A utility patent is based on the functionality, process, and/or method of an invention and the problem it solves. Typically, a utility patent describes a problem to be solved, the history or background of the problem, other potential methods by which the problem was attempted to be solved by others, and the description of your novel (new, unique) invention and how it solves the aforementioned problem (in new ways or, taking into account previous inventions – better or different ways than existing designs).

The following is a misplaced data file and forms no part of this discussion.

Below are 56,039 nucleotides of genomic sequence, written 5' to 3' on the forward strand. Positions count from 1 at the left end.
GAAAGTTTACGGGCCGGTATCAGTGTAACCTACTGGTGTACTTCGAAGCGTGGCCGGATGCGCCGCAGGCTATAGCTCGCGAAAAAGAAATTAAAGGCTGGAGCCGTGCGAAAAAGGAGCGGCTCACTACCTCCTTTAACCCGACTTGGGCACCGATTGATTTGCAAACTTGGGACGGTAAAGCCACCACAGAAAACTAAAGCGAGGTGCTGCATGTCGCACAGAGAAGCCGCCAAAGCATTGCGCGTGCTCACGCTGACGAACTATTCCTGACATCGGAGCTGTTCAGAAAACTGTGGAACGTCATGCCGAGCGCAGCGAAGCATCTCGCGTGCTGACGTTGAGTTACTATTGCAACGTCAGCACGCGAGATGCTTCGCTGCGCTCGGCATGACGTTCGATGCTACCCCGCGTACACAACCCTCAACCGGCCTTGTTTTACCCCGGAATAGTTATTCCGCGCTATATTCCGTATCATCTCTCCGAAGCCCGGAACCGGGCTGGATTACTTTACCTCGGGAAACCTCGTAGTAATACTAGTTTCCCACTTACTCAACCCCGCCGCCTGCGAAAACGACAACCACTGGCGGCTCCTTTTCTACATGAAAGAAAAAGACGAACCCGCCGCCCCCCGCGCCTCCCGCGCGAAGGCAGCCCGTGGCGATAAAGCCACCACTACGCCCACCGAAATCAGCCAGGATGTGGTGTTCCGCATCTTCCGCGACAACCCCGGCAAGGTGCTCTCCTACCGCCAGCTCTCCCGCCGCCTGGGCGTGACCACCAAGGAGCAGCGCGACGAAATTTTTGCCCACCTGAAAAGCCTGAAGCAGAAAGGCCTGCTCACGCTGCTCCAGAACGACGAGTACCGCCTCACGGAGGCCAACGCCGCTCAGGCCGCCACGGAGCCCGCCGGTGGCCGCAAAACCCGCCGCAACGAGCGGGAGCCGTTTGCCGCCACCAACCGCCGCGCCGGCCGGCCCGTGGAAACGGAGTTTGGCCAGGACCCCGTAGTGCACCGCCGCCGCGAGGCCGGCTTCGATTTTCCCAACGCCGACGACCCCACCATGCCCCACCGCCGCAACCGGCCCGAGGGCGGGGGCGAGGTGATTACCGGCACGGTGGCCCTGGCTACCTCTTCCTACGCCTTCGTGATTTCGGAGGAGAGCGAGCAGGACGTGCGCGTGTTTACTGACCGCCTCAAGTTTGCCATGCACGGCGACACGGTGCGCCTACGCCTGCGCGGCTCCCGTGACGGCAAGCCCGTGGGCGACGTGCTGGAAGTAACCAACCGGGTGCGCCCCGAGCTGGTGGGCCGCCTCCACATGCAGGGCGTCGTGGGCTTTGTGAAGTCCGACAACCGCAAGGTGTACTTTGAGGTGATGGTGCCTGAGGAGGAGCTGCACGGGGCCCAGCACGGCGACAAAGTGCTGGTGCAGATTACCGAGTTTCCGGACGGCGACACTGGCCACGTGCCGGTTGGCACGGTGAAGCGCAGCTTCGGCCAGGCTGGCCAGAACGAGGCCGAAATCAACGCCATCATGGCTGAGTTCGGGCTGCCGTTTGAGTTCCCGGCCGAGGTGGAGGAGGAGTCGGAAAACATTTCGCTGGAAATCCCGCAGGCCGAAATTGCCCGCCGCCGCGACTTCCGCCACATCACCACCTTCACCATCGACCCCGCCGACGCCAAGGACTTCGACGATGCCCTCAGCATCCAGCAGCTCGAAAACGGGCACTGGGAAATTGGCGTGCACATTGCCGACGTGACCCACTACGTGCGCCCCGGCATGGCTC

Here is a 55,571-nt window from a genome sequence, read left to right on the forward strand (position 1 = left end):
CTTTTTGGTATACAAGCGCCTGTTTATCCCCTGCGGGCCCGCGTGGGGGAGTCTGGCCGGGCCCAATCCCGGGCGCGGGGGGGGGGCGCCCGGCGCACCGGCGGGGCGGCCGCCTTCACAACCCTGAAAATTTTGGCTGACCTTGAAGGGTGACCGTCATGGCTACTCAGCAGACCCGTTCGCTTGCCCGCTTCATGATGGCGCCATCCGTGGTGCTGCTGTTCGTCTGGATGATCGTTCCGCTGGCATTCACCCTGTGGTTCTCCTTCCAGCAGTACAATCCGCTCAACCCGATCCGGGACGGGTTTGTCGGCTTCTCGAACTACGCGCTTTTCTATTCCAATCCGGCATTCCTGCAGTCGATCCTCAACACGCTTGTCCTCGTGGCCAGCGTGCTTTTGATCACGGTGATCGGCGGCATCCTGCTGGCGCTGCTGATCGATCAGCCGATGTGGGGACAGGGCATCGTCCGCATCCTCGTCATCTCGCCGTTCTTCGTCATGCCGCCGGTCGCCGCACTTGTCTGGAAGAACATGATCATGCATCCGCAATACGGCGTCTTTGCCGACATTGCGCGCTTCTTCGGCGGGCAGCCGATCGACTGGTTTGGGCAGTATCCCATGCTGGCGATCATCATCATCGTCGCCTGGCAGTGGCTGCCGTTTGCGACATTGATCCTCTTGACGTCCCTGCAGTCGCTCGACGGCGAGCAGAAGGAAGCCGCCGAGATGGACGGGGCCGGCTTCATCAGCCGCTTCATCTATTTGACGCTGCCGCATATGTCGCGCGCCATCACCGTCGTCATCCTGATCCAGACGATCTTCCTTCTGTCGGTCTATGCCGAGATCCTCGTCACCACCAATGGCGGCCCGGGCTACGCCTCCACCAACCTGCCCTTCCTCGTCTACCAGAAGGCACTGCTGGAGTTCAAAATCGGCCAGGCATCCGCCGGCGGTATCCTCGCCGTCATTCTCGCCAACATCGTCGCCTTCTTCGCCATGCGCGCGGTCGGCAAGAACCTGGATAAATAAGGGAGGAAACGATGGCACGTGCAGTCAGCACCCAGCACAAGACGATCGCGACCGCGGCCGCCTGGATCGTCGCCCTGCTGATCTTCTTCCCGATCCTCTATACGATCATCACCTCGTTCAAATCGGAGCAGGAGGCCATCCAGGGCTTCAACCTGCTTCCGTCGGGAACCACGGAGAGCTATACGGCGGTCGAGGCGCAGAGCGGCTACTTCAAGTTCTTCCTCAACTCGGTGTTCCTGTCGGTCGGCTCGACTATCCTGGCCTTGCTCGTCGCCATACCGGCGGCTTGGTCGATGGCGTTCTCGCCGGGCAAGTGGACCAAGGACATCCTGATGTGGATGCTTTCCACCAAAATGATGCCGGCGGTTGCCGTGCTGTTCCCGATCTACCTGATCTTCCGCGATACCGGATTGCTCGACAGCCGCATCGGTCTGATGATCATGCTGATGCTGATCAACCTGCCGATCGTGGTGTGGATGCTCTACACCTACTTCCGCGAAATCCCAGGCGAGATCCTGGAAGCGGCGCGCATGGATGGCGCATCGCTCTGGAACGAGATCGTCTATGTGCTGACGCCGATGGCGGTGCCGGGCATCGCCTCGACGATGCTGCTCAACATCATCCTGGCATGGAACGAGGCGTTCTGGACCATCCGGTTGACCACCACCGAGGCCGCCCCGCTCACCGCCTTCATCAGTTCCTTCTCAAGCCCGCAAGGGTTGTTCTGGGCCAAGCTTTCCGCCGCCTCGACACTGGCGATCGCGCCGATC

A design patent is based on the shape or design of the device being patented. Similar to a utility patent, the design of your invention needs to be novel (new, unique). The design itself can be functional (solving a problem, providing a purpose) or non-functional (aesthetic). Design Patents refer almost exclusively to the design aspects (shape, color, organization of parts) and do not necessarily have anything to do with functional aspects of the device. As such, there is much less complexity or written protections to a Design Patent as it is not about protecting the device’s function or the solution it provides, but only how it ‘looks’.